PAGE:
9 responses

  1. This makes perfect sense. I knew your mother had had repeat miscarriages, but I had no idea the extent of her losses. How awful for her! And I would still vote on going to 80% time next year, but I can totally understand why you’re afraid things will not turn out the way you hope. I do hope that as you progress in this pregnancy you’ll be able to let go of those fears a little bit.

  2. Your fear is completely understandable and your mother’s story is heartbreaking. Nobody should have to go through that.

  3. It never ceases to amaze me that your mother was able to survive all of that. Seriously one of the worst experiences with loss/infertility I’ve ever headd. Yet, having met her, you would never know. She’s so upbeat and kind. She’s the epitome of resiliency. I always hope she’ll guest post someday and share her experience and tell us the key to how she was able to keep on. Lord knows I could benefit from her wisdom.

    I’m glad you are confronting your fear head on. It is most definitely understandable.

  4. I hope my comment about knowing that things were going to be fine for you didn’t spur this post. I’m sorry if I offended you. (You know my story…I know things aren’t always fine and spent my second pregnancy in fear that what happened the first time would happen again…) But I always liked to hear that people thought things were going to be good for me. I never liked hearing, “Well, you never know…” Your feelings are perfectly understandable.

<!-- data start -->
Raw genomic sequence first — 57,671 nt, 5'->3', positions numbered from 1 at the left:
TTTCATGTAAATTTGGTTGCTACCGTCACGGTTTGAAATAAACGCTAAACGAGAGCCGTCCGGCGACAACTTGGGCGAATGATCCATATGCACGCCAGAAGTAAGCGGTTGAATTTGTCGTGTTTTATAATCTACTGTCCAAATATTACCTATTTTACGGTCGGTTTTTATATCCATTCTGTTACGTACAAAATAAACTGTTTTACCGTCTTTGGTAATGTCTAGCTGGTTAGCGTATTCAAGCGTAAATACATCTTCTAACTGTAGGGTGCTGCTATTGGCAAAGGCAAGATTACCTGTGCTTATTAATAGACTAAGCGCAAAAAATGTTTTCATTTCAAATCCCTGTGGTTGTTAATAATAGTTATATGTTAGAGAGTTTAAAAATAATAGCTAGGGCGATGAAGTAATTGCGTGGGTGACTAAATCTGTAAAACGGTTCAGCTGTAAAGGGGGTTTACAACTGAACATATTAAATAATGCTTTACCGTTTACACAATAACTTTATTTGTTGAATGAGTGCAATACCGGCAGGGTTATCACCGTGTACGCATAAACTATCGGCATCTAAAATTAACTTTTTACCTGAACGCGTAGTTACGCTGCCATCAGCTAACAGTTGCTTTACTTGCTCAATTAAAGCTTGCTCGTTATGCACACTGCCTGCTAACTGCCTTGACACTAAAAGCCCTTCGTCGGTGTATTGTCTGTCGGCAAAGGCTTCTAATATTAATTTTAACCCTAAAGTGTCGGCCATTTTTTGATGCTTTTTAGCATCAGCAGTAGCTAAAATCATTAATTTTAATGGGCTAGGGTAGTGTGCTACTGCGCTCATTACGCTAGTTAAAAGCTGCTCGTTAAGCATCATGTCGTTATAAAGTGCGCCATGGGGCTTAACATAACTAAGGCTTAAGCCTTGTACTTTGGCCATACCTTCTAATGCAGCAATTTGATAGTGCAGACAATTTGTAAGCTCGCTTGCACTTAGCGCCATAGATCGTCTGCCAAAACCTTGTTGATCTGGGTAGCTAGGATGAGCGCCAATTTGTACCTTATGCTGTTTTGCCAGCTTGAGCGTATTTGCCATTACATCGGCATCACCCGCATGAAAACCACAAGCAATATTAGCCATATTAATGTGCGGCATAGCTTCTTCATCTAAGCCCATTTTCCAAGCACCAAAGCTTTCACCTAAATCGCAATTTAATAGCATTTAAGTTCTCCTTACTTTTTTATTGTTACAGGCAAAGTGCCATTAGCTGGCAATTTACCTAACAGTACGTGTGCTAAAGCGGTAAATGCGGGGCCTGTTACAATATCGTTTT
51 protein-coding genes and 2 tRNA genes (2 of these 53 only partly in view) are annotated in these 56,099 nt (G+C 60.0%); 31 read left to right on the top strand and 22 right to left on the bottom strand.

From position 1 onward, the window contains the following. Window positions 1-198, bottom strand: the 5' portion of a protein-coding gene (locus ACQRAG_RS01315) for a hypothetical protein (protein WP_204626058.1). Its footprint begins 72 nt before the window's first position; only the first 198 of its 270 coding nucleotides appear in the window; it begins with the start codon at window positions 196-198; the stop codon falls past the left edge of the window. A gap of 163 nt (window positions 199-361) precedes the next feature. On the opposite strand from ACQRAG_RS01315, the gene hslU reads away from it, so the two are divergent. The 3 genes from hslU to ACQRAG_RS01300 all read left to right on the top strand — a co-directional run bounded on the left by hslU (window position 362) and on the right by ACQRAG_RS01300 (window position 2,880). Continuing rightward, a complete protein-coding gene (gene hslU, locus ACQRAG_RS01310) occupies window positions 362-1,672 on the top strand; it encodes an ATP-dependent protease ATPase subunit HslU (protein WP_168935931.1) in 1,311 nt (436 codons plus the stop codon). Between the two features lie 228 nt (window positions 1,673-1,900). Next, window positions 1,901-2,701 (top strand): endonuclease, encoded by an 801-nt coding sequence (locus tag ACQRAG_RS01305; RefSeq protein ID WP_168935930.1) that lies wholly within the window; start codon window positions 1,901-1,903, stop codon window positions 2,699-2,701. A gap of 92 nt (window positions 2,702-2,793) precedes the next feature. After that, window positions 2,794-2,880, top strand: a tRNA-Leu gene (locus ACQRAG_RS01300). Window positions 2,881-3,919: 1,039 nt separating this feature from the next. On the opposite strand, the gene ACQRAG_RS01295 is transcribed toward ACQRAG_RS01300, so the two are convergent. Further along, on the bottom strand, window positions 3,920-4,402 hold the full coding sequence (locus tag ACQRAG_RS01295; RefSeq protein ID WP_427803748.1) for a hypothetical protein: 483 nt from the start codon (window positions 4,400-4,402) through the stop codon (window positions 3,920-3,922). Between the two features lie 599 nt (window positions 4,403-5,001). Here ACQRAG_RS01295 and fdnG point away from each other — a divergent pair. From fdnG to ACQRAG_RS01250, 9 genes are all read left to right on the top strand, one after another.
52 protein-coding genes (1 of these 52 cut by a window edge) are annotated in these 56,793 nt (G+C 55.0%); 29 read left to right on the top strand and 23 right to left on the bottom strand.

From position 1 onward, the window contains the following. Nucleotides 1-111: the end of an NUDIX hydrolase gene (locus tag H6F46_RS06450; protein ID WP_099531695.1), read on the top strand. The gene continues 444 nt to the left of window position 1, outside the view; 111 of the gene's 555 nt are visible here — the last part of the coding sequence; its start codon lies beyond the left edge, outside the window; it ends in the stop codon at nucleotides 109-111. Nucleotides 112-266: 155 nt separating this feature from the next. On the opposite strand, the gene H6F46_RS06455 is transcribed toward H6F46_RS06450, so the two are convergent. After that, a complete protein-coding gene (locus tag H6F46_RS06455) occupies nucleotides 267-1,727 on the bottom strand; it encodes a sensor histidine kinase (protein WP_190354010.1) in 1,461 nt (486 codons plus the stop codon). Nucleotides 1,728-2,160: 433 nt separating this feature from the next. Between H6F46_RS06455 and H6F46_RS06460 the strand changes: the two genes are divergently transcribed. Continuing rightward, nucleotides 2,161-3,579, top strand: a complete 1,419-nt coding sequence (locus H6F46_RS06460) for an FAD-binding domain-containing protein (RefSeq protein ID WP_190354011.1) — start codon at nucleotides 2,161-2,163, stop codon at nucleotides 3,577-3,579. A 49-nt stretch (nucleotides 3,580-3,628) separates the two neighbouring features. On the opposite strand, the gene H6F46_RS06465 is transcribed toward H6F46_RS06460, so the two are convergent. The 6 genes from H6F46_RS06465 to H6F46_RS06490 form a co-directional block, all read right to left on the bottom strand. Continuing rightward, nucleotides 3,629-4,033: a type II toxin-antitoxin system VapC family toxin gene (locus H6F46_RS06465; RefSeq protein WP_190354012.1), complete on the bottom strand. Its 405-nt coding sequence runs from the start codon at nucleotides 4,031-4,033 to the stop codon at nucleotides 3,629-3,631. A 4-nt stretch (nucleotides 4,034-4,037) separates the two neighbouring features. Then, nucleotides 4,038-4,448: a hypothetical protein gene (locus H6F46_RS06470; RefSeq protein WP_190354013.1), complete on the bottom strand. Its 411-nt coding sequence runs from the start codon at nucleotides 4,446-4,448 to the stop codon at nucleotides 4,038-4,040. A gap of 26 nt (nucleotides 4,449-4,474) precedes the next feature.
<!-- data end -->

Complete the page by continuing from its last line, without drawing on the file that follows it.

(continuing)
• Your comment didn’t spur this at all. I too appreciate hearing that other people believe it will all be okay for me. Sometimes I cling to their certainty, even though I know they can’t really know. No one can. But I did want to make clear that my fears have a bit more history than some might know. And it helps me to remember where they come from, it actually helps me tame them in a way. But please don’t think you offended me, because you did not. I enjoyed your comment very much and I love to believe, even for only a few moments, that everything is going to be okay.

  5. I can understand this … though I don’t know for sure about a legacy of loss in my family, I suspect that there is one that we don’t talk about. The pieces fit too well.

    The only thing we can do is tell ourselves that this pregnancy is different, that this life is different, that it deserves its own identity. Sending you more love and light.

  6. Wow, it makes a lot of sense that it would be hard to really trust this pregnancy. And I have somewhat similar fears–my mom had a miscarriage at 16 weeks before getting pregnant with me. And then she gave birth to my brother at 29 weeks a few years later. Fortunately my brother is completely fine (and 6 feet tall!), but knowing that history does make it harder to believe that pregnancy automatically equals healthy baby. Thinking of you, and hoping that things feel less scary soon.

  7. Completely understandable… I feel for your mother, and for all those women whose losses were so long ago. I know sometimes we don’t feel supported, but there were no (or very few) support groups prior to about 20 years ago, and certainly no Internet — no blogs, no message boards. it must have been so very hard for them. 😦